Paget disease of the boneOsteitis deformans
Paget disease is a disorder that involves abnormal bone destruction and regrowth. This results in deformity of the affected bones.
The cause of Paget disease is unknown. It may be due to genetic factors, but also could be due to a viral infection early in life or hypersensitivity to vitamin D.
The disease occurs worldwide, but is more common in Europe, Australia, and New Zealand. The disease has become much less common over the last 50 years.
In people with Paget disease, there is an abnormal breakdown of bone tissue in specific areas. This is followed by abnormal bone formation. The new area of bone is larger, but weaker. The new bone is also filled with new blood vessels.
The affected bone may only be in one or two areas of the skeleton, or in many different bones in the body. It more often involves bones of the arms, collarbones, legs, pelvis, spine, and skull.
Most people with the condition have no symptoms. Paget disease is often diagnosed when an x-ray is done for another reason. It may also be discovered when trying to find the cause of high blood calcium levels.
If they do occur, symptoms may include:
- Bone pain, joint pain or stiffness, and neck pain (the pain may be severe and be present most of the time)
- Bowing of the legs and other visible deformities
- Enlarged head and skull deformities
- Hearing loss
- Reduced height
- Warm skin over the affected bone
Exams and Tests
Tests that may indicate Paget disease include:
- Bone scan
- Bone x-ray
- Elevated markers of bone breakdown (for example, N-telopeptide or procollagen type I N-terminal propeptide (PINP))
This disease may also affect the results of the following tests:
Not all people with Paget disease need to be treated. People who may not need treatment include those who:
- Only have mildly abnormal blood tests or x-ray or bone scan findings
- Have no symptoms and no evidence of active disease
Paget disease is commonly treated when:
- Certain bones, such as weight-bearing bones, are involved and the risk of fracture is higher.
- Bony changes are getting worse quickly (treatment can reduce the risk of fractures).
- Bony deformities are present.
- A person has pain or other symptoms.
- The skull is affected. (This is to prevent hearing loss.)
- The calcium levels are elevated and causing symptoms.
Drug therapy helps prevent further bone breakdown and formation. Currently, there are several classes of drugs used to treat Paget disease. These include:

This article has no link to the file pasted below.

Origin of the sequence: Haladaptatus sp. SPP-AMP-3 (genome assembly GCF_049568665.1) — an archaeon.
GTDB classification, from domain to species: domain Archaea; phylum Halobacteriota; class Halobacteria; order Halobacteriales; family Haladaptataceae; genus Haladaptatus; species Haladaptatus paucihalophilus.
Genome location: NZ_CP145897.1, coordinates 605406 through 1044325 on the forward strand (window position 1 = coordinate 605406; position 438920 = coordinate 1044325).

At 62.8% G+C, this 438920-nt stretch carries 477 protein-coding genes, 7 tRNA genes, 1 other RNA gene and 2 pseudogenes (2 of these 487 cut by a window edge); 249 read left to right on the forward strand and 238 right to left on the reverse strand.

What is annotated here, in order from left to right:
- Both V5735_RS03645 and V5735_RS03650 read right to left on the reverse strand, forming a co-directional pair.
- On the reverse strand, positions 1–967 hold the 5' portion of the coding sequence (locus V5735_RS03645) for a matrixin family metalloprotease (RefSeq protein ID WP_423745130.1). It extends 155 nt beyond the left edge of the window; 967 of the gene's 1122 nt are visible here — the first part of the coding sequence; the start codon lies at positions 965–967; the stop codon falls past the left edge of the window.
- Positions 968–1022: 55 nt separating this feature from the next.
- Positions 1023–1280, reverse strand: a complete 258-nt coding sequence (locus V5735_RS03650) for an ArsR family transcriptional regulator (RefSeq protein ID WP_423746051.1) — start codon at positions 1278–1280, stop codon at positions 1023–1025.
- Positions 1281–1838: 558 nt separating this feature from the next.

- Bisphosphonates: These drugs are the first treatment, and they help decrease bone remodeling. Medicines are commonly taken by mouth, or given through a vein (intravenously).
- Calcitonin: This hormone is involved in bone metabolism. It may be given as a nasal spray (Miacalcin), or as an injection under the skin (Calcimar or Mithracin).
- Denosumab: This monoclonal antibody (commonly used for treatment of osteoporosis) may be used.
Acetaminophen (Tylenol) or nonsteroidal anti-inflammatory drugs (NSAIDs) may also be given for pain. In severe cases, orthopedic surgery may be needed to correct a deformity or fracture.
People with this condition may benefit from taking part in support groups for people with similar experiences.
Most of the time, the condition can be controlled with medicines. A small number of people may develop a cancer of the bone called osteosarcoma. Some people will need joint replacement surgery.
Complications may include:
When to Contact a Medical Professional
Call your health care provider if you develop symptoms of Paget disease.
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Ralston SH. Paget disease of bone. In: Goldman L, Schafer AI, eds. Goldman-Cecil Medicine. 26th ed. Philadelphia, PA: Elsevier; 2020:chap 233.
Singer FR. Paget's disease of bone. In: Jameson JL, De Groot LJ, de Kretser DM, et al, eds. Endocrinology: Adult and Pediatric. 7th ed. Philadelphia, PA: Elsevier Saunders; 2016:chap 72.
Review Date: 10/18/2021
Reviewed By: Robert Hurd, MD, Professor of Endocrinology and Health Care Ethics, Xavier University, Cincinnati, OH. Review provided by VeriMed Healthcare Network. Also reviewed by David Zieve, MD, MHA, Medical Director, Brenda Conaway, Editorial Director, and the A.D.A.M. Editorial team.